|Central coordinates||36o 51.21' East 31o 51.22' North|
|IBA criteria||A1, A3, A4i, A4iii, B1i, B2|
|Altitude||500 - 520m|
|Year of IBA assessment||2000|
Site description The only permanent, natural wetland in the Jordanian desert, 85 km east of Amman, and one of very few such sites in the Arabian peninsula. A (formerly) permanent, spring-fed marshland near the village of South Azraq (Azraq Wetland Reserve, 31°50'N 36°50'E, 1,255 ha) with a large, adjacent, seasonal playa-lake to the south-east (Qa al Azraq, 30°50'N 36°53'E, c.6,000 ha). The site also includes some artesian pools with associated marshland (31°51'N 36°50'E, 50 ha) and fishpools (31°49'N 36°48'E, 100 ha).
Until heavily degraded in recent years (see 'Conservation issues'), the Azraq Wetland Reserve was a flat area of pools, marshes, water meadows and silt dunes. Plant cover was very varied, including dense stands of Juncus, Carex, Typha, Scirpus, Cyperus and Arundo in the wetland, and bushes of Nitraria and Tamarix on the silt dunes. Similar marshland also formerly occurred around the springs at the village of North Azraq.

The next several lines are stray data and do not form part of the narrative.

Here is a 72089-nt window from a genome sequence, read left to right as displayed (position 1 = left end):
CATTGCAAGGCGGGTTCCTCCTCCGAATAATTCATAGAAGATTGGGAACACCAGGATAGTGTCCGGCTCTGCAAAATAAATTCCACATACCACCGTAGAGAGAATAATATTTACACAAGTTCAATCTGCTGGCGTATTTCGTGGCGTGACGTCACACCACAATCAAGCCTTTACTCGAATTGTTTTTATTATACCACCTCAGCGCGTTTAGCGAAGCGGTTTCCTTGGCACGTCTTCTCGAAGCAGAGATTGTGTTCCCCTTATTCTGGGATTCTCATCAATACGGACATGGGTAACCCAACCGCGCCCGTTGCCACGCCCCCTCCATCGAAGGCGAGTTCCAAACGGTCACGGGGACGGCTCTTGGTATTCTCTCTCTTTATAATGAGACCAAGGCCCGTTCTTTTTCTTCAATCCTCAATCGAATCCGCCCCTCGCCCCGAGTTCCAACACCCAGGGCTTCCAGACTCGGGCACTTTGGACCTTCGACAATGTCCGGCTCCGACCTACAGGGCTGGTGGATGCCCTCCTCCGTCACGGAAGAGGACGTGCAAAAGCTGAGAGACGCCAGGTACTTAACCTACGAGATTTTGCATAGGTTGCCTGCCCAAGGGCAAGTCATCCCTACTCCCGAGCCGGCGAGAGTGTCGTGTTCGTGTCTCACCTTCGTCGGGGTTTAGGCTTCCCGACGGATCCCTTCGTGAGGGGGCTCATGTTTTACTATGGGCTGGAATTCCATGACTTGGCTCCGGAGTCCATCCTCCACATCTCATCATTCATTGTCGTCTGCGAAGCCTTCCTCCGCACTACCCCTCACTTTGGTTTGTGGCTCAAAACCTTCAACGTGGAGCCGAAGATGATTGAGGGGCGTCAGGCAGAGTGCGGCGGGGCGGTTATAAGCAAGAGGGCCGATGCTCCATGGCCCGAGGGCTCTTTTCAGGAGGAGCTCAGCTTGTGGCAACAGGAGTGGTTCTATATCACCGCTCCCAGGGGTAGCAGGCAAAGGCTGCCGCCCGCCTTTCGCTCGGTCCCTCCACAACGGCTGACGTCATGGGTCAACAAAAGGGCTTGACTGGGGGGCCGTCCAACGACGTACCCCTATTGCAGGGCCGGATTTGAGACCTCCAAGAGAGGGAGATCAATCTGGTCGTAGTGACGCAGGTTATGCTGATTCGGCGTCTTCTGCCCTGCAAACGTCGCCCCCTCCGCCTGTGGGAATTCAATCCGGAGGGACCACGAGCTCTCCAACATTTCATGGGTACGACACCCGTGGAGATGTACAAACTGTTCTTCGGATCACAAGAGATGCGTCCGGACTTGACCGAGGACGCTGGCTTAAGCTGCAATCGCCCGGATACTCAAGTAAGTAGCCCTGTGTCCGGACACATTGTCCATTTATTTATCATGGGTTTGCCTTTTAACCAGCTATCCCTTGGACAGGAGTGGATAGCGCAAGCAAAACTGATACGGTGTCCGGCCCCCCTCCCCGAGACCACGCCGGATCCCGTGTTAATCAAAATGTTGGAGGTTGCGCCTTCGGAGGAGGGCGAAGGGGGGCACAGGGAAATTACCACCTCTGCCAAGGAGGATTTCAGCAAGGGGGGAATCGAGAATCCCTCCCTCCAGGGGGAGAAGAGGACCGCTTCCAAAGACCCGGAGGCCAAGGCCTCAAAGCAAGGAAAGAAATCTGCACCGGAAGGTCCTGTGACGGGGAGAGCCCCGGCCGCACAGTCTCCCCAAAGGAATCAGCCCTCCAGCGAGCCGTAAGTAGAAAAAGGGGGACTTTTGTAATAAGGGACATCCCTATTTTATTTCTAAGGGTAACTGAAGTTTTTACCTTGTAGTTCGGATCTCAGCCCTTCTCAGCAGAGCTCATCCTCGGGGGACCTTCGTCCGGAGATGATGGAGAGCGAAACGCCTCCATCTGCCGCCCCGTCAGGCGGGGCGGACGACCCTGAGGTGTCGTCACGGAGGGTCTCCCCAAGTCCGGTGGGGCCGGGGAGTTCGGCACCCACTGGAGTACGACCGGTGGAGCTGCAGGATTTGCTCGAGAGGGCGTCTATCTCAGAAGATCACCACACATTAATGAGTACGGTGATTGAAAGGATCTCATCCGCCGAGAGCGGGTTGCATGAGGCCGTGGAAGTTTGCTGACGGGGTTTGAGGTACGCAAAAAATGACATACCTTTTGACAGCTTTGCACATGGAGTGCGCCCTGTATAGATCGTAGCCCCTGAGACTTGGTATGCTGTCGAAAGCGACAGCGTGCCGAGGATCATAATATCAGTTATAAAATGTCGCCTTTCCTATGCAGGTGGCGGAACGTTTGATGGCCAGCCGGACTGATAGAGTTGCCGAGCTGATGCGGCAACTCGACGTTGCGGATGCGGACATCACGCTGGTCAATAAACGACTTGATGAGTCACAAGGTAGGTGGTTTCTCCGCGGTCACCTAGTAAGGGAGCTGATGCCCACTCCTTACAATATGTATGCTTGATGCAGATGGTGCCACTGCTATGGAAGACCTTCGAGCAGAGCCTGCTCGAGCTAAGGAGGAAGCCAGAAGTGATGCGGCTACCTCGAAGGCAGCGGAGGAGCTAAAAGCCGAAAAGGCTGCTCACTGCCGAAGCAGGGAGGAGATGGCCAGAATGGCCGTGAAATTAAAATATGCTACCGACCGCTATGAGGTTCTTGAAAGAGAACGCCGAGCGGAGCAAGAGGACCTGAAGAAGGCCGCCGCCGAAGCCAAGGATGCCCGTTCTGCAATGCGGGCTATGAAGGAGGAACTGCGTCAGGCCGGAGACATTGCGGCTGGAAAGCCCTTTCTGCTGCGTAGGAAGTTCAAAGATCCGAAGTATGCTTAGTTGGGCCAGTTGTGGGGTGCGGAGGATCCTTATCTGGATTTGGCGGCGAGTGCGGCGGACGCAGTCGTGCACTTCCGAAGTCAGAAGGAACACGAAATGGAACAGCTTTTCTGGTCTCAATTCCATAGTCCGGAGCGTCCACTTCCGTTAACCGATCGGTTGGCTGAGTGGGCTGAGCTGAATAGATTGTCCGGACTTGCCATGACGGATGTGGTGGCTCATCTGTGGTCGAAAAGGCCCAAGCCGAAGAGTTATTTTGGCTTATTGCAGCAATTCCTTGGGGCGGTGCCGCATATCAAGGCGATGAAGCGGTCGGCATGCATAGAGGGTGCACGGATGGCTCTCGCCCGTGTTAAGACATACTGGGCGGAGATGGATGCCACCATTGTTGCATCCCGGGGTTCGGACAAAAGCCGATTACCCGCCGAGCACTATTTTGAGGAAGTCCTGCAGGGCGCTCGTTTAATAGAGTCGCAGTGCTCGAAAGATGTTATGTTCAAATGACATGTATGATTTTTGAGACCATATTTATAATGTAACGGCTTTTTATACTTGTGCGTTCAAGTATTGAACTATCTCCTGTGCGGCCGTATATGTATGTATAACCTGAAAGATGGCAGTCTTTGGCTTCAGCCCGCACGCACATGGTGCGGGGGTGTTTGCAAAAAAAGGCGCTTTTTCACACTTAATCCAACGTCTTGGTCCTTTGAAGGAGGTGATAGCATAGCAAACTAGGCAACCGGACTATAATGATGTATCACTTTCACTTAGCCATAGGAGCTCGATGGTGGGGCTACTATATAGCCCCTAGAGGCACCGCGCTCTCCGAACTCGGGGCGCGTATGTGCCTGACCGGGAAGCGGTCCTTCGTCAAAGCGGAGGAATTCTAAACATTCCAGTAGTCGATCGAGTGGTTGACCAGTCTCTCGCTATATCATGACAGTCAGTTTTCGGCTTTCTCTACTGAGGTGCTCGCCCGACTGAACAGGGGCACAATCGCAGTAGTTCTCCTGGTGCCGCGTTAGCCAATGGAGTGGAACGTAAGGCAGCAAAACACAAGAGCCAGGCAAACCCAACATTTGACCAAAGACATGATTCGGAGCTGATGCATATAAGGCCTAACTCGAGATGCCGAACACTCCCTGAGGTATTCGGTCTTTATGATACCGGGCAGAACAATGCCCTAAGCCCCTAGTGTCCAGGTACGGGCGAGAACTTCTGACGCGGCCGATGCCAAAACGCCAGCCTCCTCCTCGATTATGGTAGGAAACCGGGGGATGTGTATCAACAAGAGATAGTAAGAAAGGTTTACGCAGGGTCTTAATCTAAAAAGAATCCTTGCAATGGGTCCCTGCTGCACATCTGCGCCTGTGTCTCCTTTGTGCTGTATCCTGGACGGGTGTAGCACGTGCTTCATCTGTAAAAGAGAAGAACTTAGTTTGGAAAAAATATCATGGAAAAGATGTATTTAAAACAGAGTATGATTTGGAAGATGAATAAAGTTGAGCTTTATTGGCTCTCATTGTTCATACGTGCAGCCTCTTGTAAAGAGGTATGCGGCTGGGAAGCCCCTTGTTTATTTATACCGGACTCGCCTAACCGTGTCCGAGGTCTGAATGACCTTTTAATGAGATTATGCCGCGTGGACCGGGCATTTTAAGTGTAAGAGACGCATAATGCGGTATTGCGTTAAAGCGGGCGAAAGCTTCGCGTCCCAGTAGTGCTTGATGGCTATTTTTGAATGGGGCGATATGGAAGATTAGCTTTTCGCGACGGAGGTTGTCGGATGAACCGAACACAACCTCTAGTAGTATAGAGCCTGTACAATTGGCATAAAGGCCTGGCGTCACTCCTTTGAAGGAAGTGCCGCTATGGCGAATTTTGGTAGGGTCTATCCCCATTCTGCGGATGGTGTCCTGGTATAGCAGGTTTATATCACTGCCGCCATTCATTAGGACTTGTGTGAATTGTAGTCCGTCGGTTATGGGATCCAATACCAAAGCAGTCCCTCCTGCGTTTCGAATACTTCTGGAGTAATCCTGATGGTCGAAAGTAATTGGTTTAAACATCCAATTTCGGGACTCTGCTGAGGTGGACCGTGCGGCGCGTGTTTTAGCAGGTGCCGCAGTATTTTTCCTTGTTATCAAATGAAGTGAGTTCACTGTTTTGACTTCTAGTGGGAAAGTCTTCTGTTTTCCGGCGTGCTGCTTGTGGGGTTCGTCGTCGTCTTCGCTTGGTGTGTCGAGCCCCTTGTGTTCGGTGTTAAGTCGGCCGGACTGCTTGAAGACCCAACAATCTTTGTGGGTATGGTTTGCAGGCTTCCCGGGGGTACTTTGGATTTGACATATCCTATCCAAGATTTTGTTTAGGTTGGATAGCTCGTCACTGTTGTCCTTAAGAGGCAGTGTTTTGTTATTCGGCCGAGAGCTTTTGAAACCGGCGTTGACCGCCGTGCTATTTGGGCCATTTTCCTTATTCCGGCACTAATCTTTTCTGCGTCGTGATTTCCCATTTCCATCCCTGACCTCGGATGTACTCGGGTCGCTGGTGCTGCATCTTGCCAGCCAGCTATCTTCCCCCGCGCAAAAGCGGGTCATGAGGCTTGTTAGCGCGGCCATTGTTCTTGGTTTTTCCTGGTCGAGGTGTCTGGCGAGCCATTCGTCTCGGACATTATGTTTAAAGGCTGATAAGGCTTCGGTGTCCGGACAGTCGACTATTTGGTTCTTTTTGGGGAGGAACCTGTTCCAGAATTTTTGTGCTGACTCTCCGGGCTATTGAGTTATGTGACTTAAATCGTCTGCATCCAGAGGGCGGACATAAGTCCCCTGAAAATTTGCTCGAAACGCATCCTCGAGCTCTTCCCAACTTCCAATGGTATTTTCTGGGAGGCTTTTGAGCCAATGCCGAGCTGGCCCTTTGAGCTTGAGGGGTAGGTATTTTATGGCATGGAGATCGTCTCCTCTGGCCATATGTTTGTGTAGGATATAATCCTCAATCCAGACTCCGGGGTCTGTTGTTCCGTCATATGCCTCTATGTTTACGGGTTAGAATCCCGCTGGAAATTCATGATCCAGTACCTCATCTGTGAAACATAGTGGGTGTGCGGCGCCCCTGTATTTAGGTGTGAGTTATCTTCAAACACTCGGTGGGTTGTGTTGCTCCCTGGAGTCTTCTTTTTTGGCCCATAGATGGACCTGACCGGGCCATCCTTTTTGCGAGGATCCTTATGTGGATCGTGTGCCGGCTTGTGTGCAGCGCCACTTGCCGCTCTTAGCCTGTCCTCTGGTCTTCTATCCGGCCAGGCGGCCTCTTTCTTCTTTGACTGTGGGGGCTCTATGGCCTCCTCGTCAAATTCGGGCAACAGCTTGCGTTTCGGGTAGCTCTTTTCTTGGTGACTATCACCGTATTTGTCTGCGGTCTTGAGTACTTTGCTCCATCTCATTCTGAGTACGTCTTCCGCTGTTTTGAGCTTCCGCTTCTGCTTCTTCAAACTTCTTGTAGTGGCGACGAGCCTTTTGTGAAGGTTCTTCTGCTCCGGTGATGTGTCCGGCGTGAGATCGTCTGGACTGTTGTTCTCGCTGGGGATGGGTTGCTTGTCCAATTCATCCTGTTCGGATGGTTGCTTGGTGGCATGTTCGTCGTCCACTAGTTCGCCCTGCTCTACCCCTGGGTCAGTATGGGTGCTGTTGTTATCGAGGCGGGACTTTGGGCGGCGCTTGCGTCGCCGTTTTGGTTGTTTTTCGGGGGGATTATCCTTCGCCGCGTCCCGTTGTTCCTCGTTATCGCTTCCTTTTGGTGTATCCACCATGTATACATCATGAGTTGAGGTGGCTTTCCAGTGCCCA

Qa al Azraq is a low-lying, enclosed basin which is seasonally flooded by c.10 wadis after winter rains over a catchment area of c.13,000 km2. A temporary, shallow, freshwater lake (max. depth 1.25 m) is formed, with a flat, muddy margin of up to 35 km circumference and scattered islands (the mounds of dry-season saltworkings). The water never overspills into the adjacent freshwater marsh of the Wetland Reserve, and the lake does not drain into and re-charge the underlying aquifer, instead remaining for several months (good aquatic invertebrate populations develop during this time) while becoming increasingly brackish as it dries out to form a siltflat, usually by mid-May. The basin is barren of vegetation when dry, except for salt-tolerant herbs (Halopeplis, Halocnemum) around the edges.